I would consider everything on the east side of the Mystic the North Shore though. So Everett, Chelsea, Revere, and certainly Lynn would be North Shore.
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Old 01-20-2019, 06:15 AM
 
3,559 posts, read 1,187,224 times
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Atlanta is basically:

*North of I-20 or Northside (Alpharetta, Woodstock, Marietta, Norcross, Cumming)

*South of I-20 or Southside (Newnan, Union City, Peachtree City, Morrow, McDonough)

I-20 corridor (Douglasville, Lithonia, Conyers, Convington)
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Old 01-20-2019, 09:02 PM
 
386 posts, read 101,317 times
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Quote:
Originally Posted by TheTimidBlueBars View Post
Chicagoan here, and here's how I perceive the characteristics of the regions you listed:

- North Shore: educated, rich, more progressive (as opposed to union-Democrat), whites are mostly Anglo-Saxon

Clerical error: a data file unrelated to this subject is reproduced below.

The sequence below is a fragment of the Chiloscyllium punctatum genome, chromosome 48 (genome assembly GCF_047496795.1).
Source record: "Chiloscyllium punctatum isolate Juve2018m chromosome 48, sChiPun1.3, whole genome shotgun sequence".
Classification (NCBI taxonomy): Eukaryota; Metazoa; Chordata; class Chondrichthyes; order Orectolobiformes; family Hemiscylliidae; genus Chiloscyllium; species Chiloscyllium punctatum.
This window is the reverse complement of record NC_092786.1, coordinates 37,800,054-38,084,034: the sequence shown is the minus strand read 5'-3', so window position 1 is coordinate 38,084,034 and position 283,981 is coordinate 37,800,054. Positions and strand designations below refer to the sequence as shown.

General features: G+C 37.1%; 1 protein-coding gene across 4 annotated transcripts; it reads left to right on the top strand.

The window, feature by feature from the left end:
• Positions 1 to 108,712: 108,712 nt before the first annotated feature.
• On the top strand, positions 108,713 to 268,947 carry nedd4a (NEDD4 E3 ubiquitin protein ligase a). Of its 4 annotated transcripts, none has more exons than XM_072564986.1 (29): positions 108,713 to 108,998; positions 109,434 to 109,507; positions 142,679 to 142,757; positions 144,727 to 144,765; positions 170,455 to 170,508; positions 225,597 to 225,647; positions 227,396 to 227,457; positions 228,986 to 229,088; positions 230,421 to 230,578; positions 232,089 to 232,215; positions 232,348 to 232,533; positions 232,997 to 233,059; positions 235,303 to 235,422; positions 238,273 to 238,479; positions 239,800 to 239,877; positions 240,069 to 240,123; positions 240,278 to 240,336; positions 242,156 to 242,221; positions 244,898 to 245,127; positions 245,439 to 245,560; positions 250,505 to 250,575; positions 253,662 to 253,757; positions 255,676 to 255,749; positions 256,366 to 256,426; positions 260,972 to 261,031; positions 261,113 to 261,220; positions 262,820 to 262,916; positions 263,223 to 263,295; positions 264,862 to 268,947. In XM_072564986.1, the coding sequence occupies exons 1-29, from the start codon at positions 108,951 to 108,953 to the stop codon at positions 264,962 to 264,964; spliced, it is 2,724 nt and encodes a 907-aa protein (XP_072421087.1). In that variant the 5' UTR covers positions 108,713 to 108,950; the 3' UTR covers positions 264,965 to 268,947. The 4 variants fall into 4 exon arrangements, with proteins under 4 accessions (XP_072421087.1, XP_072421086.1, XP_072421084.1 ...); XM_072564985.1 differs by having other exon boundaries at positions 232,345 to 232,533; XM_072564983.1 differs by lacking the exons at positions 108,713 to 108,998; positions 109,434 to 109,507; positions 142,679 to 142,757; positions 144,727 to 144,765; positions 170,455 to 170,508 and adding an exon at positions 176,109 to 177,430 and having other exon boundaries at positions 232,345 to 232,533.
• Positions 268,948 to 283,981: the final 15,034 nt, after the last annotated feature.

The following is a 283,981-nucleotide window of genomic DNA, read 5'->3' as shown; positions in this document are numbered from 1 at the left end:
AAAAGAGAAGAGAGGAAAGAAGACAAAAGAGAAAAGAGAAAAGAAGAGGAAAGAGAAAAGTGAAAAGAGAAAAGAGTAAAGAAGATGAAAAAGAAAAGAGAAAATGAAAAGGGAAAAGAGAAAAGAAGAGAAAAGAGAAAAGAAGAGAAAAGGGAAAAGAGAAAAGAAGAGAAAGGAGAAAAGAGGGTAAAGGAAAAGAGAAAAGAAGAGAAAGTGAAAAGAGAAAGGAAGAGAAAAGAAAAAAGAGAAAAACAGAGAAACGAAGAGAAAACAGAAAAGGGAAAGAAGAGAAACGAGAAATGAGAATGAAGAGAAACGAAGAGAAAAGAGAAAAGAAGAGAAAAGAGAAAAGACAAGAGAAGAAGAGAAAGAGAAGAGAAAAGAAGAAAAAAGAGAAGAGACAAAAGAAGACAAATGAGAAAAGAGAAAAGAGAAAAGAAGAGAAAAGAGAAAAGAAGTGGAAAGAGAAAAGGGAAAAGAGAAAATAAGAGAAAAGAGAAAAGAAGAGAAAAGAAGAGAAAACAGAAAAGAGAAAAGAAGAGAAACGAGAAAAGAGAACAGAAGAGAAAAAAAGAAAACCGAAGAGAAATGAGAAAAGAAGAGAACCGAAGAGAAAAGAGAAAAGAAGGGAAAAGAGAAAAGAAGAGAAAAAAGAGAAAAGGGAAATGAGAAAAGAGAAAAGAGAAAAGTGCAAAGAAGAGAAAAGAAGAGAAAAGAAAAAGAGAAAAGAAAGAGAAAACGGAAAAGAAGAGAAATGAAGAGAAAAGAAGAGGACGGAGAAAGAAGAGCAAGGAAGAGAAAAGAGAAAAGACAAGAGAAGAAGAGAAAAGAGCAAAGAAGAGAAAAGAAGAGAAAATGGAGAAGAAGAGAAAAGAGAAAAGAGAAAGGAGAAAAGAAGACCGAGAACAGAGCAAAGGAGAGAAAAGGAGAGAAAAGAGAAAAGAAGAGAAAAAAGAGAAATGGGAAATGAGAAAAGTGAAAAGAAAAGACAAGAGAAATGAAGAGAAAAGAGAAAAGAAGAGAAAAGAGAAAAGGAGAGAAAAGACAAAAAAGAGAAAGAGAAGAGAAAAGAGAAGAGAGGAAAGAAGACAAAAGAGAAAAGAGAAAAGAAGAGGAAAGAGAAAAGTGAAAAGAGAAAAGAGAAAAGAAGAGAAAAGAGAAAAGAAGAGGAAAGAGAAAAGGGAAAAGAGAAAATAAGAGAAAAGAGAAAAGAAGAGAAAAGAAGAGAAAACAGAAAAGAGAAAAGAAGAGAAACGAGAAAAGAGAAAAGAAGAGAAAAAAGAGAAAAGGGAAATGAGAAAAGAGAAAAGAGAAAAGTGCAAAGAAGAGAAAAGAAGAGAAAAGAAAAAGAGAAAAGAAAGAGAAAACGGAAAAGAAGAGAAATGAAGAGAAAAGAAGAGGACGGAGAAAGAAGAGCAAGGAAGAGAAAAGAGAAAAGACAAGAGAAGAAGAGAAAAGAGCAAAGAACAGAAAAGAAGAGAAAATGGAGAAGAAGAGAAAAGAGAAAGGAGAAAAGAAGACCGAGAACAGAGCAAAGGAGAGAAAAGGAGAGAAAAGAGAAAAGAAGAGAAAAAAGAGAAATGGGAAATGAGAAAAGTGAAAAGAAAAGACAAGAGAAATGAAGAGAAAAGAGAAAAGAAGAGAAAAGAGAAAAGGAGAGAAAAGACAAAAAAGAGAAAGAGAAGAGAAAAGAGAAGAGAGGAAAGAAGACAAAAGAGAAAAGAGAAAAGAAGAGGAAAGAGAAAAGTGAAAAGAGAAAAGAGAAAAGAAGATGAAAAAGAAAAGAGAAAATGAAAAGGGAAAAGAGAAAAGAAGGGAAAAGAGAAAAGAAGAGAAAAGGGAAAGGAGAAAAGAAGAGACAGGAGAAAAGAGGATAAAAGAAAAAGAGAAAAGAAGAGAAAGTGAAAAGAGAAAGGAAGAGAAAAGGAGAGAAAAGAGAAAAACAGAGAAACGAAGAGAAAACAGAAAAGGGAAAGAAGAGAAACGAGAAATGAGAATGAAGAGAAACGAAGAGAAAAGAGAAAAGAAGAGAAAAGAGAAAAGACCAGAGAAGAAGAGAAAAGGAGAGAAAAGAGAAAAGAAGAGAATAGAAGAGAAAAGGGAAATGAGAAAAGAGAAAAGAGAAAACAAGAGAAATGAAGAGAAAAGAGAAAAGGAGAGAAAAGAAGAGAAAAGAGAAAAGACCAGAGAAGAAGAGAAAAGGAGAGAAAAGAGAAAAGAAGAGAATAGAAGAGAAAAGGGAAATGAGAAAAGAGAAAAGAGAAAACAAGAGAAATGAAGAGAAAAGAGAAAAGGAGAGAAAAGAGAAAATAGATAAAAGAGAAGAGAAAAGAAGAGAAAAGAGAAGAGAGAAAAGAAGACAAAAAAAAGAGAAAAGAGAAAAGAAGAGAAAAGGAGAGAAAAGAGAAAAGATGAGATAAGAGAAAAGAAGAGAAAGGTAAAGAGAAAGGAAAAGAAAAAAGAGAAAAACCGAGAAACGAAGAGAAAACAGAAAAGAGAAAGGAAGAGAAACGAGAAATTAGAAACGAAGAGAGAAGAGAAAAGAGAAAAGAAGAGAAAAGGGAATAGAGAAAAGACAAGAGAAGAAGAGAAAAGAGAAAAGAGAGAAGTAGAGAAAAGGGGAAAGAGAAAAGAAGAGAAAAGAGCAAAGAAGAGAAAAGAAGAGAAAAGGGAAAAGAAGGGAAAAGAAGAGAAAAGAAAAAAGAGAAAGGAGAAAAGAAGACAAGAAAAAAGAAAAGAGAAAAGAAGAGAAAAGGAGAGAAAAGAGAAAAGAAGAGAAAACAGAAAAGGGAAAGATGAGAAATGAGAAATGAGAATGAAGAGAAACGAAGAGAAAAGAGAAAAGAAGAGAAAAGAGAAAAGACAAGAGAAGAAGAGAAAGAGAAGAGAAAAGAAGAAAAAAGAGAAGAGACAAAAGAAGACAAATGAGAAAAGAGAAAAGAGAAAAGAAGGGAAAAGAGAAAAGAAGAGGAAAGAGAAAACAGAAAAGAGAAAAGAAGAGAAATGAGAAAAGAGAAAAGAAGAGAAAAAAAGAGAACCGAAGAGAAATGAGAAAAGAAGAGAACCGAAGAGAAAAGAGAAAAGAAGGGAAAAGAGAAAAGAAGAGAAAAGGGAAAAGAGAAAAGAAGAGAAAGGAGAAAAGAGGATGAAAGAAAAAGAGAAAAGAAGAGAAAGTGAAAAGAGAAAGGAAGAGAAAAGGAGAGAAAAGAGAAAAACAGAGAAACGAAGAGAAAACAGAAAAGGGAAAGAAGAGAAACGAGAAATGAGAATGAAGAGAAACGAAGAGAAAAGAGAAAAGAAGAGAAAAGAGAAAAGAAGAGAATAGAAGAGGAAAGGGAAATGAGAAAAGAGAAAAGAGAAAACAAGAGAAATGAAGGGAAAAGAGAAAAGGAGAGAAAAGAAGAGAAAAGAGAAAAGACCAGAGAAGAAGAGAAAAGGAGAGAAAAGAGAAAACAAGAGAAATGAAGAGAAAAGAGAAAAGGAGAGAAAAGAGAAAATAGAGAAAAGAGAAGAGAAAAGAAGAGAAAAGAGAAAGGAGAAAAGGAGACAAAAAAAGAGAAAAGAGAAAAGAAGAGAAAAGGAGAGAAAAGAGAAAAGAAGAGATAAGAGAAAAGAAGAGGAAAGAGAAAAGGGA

- (Inner ring) west and north suburbs: large black and Hispanic communities but very racially balkanized (besides OP/FP), ranges from working-class (Maywood, Bellwood) to affluent (OP/RF, La Grange, Western Springs), most densely populated region outside the city (street grid with houses and apartments on small lots, few to no subdivisions), left-leaning

- Lake County/NW Cook County (north/NW suburbs): extravagant WASP wealth dotted by some more working-class white/Hispanic towns (Waukegan, the Round Lakes, etc.) and, at its northern fringes, some borderline-rural communities (Fox Lake, Antioch) that may not identify much with Chicagoland, leans somewhat liberal

- McHenry County (NW suburbs): a similar dynamic, but less of the WASP wealth and more of the rural parts, somewhat conservative

- DuPage County (west suburbs): also very WASP and wealthy, traditionally religious-right (cf. Wheaton College) but now moving leftward as more educated lakefront Chicagoans have moved in, contains a lot of corporate headquarters (clustered in the Itasca/Schaumburg area and Oak Brook) as well as numerous malls and shopping centers

- Fox Valley: more visibly Rust Belt (very old buildings, many in states of decay, traditional street grids), large Hispanic community that coexists peacefully with whites

- SW suburbs: more conservative (but still only moderate overall), mostly white-ethnic, more insular